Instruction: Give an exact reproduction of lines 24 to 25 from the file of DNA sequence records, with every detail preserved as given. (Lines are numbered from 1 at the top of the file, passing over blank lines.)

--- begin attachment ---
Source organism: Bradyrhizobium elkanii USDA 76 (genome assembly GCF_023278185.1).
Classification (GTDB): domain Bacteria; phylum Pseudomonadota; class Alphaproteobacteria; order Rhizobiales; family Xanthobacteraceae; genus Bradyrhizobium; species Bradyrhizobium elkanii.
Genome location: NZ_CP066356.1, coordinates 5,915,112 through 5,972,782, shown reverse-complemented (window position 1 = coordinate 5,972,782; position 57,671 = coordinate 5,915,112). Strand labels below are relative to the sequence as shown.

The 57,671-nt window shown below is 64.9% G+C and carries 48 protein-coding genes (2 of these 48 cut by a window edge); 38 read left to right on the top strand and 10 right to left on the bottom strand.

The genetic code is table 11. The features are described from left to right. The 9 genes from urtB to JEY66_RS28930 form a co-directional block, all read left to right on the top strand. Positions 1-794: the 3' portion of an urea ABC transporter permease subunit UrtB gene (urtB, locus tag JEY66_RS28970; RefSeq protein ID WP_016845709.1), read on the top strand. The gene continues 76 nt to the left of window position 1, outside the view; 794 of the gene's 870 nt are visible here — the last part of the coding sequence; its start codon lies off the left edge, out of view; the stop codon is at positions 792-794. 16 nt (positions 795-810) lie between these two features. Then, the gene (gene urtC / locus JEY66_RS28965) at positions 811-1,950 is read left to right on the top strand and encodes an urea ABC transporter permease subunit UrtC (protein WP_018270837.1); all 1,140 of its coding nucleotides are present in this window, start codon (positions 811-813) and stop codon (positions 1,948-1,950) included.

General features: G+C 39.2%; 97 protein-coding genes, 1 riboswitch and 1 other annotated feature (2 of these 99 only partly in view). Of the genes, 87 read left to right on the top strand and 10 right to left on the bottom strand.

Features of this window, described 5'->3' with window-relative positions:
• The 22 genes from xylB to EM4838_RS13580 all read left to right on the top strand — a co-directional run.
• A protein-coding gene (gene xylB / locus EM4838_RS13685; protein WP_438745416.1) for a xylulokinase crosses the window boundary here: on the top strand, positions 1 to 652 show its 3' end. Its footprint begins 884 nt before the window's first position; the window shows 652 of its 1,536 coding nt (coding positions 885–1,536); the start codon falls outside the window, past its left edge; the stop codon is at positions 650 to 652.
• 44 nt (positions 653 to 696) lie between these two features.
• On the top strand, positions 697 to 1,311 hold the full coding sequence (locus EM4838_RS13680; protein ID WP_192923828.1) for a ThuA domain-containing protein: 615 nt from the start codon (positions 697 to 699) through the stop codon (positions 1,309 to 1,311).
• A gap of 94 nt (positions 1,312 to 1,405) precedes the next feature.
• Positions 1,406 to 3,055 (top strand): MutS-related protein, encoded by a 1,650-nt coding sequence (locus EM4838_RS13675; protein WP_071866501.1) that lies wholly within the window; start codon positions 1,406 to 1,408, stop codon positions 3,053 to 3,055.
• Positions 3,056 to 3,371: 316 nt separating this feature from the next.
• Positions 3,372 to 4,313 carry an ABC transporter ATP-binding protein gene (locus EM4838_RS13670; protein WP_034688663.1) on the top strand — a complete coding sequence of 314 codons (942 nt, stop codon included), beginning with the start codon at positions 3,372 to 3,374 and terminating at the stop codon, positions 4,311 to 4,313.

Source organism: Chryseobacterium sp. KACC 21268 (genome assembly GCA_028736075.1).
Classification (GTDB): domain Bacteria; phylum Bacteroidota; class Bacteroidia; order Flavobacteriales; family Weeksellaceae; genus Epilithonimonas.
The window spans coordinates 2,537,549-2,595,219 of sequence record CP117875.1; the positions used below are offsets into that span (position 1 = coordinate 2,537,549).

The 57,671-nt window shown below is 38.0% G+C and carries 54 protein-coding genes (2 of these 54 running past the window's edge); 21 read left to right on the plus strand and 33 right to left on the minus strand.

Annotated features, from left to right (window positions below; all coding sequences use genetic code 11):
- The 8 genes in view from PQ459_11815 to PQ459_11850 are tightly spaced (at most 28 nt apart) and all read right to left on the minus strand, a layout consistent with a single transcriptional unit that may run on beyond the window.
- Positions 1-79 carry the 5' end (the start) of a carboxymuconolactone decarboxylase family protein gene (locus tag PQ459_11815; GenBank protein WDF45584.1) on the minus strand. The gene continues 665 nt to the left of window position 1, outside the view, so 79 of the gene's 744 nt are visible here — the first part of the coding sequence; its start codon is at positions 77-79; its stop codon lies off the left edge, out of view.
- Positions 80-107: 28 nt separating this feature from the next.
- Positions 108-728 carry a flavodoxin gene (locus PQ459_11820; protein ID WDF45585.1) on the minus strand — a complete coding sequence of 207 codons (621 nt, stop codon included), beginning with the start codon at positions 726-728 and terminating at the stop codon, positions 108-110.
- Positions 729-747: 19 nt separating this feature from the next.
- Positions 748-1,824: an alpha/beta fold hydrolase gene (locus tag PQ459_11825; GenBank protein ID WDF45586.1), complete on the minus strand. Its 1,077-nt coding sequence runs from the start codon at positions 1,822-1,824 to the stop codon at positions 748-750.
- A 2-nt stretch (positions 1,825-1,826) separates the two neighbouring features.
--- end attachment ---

- Positions 108-728 carry a flavodoxin gene (locus PQ459_11820; protein ID WDF45585.1) on the minus strand — a complete coding sequence of 207 codons (621 nt, stop codon included), beginning with the start codon at positions 726-728 and terminating at the stop codon, positions 108-110.
- Positions 729-747: 19 nt separating this feature from the next.